By: James Pitt  Jun. 11, 2018
Dexur analysts compared the 20 hospitals with the most CMS inpatient discharges for DRGs 001 and 002 from 2013 to 2016. The national average in-hospital mortality rate for DRG 001 patients was 11.94% from January 2013 to December 2016. St. Luke’s in-hospital mortality rate for these patients was 13% in this period, a 1% difference from national average. The other top 20 hospitals also average slightly higher mortality rates than the national average. The highest was 18% at Stanford Health Care (Stanford, CA), and the lowest 7% at Duke University Health System (Durham, NC).
Some hospitals have riskier patients than others. A simple way to compare risks is case mix index. Medicare groups heart transplants and related procedures such as ventricular assist device (VAD) implantation in diagnosis-related group 001 for patients with major complications or comorbidities, and DRG 002 for patients without major complications or comorbidities. A hospital with a high ratio of DRG 001 to DRG 002 patients most likely has sicker heart transplant patients than a hospital with a low ratio of DRG 001 to DRG 002.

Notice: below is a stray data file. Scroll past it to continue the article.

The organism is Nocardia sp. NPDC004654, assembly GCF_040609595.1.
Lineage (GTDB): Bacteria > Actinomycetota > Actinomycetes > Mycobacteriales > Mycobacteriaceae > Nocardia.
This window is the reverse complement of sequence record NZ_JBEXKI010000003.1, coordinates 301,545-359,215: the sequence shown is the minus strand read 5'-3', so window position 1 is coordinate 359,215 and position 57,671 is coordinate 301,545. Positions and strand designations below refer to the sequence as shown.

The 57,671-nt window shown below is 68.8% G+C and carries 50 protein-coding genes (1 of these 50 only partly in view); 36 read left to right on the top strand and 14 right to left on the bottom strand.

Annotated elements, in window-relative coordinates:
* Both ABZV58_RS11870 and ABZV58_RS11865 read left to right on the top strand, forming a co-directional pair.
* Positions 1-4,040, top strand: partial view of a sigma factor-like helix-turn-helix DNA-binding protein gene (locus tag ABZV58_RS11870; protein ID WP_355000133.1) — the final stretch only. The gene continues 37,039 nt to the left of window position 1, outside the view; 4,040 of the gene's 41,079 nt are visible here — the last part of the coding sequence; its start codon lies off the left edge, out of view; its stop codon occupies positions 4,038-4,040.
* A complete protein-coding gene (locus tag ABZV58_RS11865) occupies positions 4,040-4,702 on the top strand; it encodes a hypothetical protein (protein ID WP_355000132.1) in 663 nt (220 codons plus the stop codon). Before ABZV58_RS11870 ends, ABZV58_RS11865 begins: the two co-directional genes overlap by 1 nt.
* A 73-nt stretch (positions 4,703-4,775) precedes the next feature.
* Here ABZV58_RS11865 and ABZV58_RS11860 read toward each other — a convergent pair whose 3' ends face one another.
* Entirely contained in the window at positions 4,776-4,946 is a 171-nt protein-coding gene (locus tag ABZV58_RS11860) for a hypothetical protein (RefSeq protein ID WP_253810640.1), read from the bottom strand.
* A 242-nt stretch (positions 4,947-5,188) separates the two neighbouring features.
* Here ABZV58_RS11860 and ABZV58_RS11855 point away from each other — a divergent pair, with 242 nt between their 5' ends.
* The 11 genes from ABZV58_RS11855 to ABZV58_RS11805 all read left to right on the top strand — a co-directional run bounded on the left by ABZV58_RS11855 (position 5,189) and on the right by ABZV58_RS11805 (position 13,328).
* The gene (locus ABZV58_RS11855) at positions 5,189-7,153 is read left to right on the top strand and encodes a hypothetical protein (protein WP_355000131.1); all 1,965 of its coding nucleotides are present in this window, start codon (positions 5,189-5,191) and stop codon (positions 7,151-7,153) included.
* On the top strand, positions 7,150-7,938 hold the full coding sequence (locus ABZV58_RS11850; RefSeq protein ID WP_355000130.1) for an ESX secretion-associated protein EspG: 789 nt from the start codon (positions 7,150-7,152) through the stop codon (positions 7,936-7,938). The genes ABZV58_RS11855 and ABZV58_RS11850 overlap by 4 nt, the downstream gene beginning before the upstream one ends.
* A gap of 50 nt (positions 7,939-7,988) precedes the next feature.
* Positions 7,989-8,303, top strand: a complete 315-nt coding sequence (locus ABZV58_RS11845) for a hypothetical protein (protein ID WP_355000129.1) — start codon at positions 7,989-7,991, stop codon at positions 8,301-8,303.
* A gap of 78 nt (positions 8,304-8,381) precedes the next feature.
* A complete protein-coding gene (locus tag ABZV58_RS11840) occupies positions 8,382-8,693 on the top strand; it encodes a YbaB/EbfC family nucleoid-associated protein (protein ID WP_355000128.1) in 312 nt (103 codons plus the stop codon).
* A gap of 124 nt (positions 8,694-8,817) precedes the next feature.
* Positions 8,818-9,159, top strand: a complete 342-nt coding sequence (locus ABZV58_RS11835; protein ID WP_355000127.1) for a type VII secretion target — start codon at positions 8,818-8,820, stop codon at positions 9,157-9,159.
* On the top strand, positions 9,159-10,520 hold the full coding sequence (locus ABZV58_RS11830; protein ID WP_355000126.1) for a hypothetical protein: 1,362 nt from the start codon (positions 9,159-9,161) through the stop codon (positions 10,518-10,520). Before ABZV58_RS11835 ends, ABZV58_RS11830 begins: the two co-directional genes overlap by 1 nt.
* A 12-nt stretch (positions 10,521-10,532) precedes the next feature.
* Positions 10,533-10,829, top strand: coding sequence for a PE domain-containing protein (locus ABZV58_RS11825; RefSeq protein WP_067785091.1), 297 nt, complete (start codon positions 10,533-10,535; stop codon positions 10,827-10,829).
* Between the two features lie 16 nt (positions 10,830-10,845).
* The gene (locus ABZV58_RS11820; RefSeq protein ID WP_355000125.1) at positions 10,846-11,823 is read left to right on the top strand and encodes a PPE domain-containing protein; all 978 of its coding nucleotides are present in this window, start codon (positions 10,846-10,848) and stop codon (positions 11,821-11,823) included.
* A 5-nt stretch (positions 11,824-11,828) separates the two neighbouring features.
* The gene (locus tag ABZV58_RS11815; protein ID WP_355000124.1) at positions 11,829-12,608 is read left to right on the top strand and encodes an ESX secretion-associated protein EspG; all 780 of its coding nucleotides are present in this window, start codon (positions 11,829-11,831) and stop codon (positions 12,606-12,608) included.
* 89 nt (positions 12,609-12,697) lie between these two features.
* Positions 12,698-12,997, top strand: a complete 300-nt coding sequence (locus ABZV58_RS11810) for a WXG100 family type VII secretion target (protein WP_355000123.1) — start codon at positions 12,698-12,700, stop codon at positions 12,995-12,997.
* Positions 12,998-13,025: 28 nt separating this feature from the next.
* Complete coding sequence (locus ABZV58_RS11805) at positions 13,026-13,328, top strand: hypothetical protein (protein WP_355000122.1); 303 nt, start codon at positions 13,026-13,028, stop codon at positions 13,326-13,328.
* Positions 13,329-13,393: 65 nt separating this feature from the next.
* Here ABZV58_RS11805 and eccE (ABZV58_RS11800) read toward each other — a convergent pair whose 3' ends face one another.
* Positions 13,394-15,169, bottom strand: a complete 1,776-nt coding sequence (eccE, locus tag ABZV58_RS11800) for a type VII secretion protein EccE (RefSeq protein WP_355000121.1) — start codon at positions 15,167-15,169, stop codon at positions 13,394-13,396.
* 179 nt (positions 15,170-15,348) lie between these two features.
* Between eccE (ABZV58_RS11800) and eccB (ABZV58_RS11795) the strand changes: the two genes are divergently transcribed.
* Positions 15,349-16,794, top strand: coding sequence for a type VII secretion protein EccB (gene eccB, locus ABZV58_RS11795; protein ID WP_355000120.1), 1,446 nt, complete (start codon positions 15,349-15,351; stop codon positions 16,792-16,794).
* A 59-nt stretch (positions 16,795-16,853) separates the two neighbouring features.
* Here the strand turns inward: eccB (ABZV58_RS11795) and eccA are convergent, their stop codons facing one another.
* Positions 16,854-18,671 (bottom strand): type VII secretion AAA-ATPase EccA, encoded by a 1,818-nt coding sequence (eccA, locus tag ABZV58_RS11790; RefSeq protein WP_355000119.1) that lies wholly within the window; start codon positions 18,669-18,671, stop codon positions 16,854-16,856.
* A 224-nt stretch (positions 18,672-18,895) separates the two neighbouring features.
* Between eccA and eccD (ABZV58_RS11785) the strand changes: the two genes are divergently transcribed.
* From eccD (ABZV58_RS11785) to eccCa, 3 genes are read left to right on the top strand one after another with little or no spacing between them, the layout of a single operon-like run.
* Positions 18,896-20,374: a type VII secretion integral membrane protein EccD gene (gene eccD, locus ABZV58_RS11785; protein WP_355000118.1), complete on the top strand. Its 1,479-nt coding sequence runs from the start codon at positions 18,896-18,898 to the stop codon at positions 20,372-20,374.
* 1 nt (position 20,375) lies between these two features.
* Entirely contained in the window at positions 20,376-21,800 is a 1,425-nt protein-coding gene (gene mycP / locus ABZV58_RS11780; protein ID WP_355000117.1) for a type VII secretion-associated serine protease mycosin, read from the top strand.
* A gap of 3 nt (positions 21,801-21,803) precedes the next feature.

Nationally, 87% of Heart Transplant or Implant of Heart Assist System patients are in DRG 001. (13% are in DRG 002). At the top 20 hospitals for these procedures, 90% of patients are DRG 001. At St. Luke’s, 92% are in DRG 001. Therefore, St. Luke’s appears to indeed have somewhat sicker heart transplant patients, compared to the national average and to other large heart transplant hospitals. Among the hospitals that performed the most heart transplants, the highest proportion of DRG 001 patients was 99% at Spectrum Health Butterworth Hospital (Grand Rapids, MI). The lowest proportion was 77%, at Baptist Health Medical Center-Little Rock (Little Rock, AR).
From 2013-2016, including national data and data for the below hospitals: